Red Hook Neighborhood School
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Fresh leadership; after school programs
Attendance has a ways to go
PS 676 Red Hook Neighborhood School is a tiny school serving pre-kindergarten through 5th grade. It has an art and media room with computers, a sunny renovated library, space for LEGOS and blocks, and two free after school programs, plus one for pre-kindergartners, which is rare in the city.
Opened in 2009, the school is tucked away, almost hidden, not far from PS 15 and Brooklyn New School, two larger and more widely known schools. Red Hook has about one class per grade. The school serves a range of mostly local families but welcomes families from further away.
Priscilla Figueroa became principal in 2017 and has brought fresh energy. She brightened the walls with paint and added kids’ artwork and murals. “She is amazing at bringing partnerships in,” said parent coordinator Marie Hueston. These include after school sports and arts programs with LEAP and the YMCA, as well as partnerships with Carnegie Hall, the New York Public Library, ACAMP African Drumming, Arts Connection, the Brooklyn Botanic Garden and Studio in a School, among others. Formerly assistant principal at MS 88, Figueroa is respected by school staff and involved with parents. Safety, discipline and order have improved under her leadership.
The school has long faced challenges with discipline, attendance and academic achievement, school surveys and DOE data show, but increased support for students and opportunities for families, have shown improvement, Hueston said. Children who have outbursts spend time in a relaxation room. Kids let off steam on the newly renovated playground, which has climbing equipment and a slide.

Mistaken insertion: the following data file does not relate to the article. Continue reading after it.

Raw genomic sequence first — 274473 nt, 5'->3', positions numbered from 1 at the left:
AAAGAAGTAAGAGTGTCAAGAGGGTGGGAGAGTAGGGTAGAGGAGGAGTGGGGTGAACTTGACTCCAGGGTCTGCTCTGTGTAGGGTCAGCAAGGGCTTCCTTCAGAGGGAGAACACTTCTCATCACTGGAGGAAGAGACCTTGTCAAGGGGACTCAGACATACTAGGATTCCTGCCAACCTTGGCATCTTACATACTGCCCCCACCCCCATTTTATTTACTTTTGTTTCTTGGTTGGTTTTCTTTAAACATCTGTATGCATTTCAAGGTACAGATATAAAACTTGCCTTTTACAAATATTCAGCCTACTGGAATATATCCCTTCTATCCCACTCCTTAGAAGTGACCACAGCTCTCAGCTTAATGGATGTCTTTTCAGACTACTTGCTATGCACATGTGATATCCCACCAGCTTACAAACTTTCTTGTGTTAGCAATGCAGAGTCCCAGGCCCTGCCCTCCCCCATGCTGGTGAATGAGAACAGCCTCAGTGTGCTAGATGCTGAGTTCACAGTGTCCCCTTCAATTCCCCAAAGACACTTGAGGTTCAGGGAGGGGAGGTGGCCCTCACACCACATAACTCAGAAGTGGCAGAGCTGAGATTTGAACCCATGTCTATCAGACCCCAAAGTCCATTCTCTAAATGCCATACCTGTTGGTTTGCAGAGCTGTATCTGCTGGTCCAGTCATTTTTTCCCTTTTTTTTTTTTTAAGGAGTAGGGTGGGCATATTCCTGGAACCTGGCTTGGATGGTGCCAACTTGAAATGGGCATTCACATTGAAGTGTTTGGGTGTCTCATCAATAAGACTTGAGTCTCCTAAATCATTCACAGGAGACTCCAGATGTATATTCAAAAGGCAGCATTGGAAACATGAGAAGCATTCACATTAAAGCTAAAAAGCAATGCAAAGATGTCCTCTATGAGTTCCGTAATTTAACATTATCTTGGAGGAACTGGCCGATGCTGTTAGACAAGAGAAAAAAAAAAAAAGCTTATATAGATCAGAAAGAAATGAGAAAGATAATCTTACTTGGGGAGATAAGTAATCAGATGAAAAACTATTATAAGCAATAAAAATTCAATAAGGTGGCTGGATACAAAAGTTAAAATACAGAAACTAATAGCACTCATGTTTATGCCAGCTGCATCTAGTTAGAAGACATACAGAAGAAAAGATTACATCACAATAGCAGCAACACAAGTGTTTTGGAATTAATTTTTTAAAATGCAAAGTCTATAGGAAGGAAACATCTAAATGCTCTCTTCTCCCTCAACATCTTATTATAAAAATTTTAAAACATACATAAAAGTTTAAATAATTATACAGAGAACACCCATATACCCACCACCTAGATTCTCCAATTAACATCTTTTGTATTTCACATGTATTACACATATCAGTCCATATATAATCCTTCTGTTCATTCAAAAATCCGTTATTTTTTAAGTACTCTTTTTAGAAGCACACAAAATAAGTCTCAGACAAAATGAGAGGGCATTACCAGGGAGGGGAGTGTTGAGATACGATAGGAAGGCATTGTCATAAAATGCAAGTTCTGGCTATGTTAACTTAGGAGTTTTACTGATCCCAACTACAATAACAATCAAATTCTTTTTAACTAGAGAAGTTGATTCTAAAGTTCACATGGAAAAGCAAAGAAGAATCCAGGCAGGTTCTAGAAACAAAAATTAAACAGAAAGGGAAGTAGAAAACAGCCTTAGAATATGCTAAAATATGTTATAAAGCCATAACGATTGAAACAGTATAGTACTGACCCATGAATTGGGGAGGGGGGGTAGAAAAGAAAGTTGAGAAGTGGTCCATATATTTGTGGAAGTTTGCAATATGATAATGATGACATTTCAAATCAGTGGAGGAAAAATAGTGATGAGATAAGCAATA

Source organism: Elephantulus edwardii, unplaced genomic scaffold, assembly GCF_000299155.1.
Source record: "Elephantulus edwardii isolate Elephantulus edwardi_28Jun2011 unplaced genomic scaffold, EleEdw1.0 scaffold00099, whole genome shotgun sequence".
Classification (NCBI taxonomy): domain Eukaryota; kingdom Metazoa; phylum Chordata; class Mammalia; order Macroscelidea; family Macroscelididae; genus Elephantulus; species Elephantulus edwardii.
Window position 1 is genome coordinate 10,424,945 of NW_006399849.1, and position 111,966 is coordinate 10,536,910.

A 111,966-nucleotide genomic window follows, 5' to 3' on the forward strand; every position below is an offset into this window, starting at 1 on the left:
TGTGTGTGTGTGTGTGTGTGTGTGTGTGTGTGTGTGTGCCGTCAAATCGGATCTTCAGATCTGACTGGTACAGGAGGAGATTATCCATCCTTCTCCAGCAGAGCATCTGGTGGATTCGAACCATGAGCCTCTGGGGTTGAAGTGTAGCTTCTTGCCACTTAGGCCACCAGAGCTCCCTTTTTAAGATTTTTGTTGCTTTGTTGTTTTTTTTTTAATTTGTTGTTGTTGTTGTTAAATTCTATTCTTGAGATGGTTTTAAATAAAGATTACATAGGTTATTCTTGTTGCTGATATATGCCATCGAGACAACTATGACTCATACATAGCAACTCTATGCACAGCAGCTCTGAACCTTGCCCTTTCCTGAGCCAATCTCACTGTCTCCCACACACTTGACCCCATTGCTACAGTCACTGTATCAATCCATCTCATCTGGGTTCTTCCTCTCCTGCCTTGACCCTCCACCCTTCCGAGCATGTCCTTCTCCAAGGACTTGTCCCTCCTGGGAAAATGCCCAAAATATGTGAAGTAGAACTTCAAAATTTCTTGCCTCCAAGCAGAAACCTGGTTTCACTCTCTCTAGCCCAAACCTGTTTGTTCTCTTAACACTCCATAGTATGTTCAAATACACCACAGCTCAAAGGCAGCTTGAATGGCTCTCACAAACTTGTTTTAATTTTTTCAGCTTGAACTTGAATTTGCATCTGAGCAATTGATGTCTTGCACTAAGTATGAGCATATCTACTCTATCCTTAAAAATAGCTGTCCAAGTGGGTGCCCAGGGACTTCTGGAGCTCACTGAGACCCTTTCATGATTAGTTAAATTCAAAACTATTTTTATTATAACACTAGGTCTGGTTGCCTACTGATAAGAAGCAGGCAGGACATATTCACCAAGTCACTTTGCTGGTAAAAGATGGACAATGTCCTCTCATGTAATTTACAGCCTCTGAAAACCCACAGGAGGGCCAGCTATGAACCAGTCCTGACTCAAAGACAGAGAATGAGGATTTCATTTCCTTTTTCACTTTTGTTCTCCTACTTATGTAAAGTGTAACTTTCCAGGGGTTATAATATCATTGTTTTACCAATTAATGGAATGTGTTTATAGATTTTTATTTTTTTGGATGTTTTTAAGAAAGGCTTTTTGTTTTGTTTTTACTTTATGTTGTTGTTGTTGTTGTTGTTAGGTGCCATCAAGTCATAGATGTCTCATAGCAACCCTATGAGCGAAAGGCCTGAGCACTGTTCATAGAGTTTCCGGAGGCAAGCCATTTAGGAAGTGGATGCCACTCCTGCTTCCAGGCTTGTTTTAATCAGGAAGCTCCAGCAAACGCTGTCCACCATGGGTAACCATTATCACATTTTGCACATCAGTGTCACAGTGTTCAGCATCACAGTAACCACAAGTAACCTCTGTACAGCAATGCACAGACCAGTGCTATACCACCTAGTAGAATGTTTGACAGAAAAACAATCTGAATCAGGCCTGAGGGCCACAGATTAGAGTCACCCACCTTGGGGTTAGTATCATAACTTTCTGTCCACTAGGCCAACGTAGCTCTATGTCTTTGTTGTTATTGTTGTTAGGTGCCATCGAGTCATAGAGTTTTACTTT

Surveys show there are some safety concerns about the neighborhood but Hueston said crossing guards, and an active, friendly police presence, help safeguard children. NCOs (Neighborhood Community Officers) conduct quarterly “Build the Block” meetings open to parents to encourage community involvement and feedback.
Raising the low attendance rate is a work in progress—many kids miss more than 18 days of school, which disrupts the flow of lessons when kids fall behind. Hueston said the staff is working to improve by “making instruction more hands-on,” so children are excited to come to school.
The building also houses the Summit Academy Charter School, a 6-12 school.
Special education: Children are served in co-teaching classes that mix half a dozen children with special needs into classes with kids in general education. “We have a great IEP [special education] coordinator,” Hueston said.
Admissions: A neighborhood school with room for students living outside the zone. Only one of two pre-k rooms had filled in fall 2018. (Lydie Raschka, web reports and interview, September 2018)